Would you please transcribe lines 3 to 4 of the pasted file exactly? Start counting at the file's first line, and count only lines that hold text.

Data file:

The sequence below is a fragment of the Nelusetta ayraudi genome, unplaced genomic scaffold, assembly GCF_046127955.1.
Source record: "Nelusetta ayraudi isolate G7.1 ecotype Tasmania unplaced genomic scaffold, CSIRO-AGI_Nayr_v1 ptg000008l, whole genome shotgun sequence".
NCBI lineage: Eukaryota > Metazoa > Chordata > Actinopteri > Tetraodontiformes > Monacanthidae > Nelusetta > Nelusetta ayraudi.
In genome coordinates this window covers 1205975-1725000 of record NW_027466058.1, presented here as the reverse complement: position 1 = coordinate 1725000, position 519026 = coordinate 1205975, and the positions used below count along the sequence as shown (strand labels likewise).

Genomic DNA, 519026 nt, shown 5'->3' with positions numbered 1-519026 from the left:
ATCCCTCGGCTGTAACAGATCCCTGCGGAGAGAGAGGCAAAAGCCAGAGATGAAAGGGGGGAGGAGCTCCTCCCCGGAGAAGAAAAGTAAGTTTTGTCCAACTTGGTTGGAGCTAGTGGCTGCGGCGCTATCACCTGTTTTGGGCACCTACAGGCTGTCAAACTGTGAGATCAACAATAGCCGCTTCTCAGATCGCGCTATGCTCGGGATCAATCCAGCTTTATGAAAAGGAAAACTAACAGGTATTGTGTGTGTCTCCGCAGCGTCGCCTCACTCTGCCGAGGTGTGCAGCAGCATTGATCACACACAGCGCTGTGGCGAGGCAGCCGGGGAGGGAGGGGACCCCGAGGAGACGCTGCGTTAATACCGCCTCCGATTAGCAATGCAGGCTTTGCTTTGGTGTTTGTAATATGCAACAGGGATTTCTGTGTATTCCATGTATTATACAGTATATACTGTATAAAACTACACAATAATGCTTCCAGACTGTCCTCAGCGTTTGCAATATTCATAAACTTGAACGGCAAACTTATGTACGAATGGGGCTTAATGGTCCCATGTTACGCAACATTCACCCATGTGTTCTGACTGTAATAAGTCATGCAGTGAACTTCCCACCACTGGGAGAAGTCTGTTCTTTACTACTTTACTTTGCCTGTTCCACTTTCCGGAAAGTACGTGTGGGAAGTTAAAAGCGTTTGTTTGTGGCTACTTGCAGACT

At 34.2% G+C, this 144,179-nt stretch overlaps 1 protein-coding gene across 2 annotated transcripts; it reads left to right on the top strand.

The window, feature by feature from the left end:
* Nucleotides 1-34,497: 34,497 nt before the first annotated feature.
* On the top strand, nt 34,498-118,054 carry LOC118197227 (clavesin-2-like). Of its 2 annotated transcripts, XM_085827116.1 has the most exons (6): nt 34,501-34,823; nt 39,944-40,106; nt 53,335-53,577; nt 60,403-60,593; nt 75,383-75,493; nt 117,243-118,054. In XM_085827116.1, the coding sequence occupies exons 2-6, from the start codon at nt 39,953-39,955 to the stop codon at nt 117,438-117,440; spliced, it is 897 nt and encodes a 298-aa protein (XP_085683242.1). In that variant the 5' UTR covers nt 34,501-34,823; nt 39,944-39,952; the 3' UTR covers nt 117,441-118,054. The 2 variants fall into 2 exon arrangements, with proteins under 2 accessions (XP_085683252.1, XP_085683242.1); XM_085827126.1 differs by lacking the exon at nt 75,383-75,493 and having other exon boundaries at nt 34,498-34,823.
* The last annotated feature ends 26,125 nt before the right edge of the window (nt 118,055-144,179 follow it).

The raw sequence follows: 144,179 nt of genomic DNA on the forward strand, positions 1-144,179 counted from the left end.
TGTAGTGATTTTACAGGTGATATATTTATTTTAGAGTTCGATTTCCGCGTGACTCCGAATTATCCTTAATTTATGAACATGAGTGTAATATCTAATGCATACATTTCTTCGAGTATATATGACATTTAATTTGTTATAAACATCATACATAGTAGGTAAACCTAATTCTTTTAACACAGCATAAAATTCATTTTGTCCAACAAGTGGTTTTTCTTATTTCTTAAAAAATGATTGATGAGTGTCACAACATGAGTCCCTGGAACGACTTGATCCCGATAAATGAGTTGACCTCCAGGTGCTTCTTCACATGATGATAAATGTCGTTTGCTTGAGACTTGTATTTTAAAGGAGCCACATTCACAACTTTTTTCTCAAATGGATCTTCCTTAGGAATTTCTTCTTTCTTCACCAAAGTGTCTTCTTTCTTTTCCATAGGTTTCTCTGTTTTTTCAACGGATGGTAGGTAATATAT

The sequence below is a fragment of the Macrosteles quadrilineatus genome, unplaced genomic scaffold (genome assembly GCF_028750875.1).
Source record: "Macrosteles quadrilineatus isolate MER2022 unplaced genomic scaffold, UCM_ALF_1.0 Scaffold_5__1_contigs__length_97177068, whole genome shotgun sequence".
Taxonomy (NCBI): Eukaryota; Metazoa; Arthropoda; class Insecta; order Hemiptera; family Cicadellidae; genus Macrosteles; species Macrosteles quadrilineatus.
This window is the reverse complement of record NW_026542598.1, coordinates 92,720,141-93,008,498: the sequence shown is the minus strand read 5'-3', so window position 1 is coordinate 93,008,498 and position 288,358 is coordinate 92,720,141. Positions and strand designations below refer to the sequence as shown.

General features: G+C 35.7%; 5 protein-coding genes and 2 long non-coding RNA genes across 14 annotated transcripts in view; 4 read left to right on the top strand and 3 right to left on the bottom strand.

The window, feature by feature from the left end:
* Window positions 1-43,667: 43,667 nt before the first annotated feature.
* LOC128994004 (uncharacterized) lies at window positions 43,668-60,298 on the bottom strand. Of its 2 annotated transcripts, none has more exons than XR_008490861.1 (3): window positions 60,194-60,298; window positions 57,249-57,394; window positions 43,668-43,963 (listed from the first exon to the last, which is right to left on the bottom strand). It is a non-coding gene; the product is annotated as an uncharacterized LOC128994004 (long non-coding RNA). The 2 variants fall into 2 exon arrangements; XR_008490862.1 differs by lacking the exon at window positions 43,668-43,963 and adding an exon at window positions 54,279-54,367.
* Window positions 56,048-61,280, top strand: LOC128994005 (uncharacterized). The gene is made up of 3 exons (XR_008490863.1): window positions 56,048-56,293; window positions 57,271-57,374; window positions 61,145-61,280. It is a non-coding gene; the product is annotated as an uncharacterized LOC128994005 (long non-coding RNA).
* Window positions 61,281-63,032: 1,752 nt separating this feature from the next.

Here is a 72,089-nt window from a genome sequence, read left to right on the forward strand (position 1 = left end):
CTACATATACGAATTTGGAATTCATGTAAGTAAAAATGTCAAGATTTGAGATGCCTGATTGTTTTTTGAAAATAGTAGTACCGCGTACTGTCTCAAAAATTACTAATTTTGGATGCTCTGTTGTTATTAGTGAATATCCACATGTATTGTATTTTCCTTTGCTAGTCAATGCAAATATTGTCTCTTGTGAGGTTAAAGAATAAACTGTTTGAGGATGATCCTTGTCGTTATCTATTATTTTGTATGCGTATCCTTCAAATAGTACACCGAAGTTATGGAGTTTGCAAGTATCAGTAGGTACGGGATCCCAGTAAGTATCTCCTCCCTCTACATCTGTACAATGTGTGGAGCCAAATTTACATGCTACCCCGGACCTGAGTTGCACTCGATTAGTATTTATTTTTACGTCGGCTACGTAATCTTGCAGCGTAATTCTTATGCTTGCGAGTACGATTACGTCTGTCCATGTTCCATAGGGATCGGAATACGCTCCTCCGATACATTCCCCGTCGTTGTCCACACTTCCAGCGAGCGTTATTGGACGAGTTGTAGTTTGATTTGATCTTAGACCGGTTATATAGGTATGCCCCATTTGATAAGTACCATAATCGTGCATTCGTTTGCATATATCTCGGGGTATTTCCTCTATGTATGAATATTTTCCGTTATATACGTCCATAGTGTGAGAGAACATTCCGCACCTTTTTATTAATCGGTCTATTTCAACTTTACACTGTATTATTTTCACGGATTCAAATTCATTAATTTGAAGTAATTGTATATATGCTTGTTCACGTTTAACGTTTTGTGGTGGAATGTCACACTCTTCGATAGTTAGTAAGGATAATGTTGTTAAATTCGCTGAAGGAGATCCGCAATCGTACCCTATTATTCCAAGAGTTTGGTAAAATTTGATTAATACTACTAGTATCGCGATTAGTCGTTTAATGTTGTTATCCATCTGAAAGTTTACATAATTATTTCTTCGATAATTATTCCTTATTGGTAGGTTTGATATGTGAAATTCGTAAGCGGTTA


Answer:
NCBI lineage: Eukaryota > Metazoa > Chordata > Actinopteri > Tetraodontiformes > Monacanthidae > Nelusetta > Nelusetta ayraudi.
In genome coordinates this window covers 1205975-1725000 of record NW_027466058.1, presented here as the reverse complement: position 1 = coordinate 1725000, position 519026 = coordinate 1205975, and the positions used below count along the sequence as shown (strand labels likewise).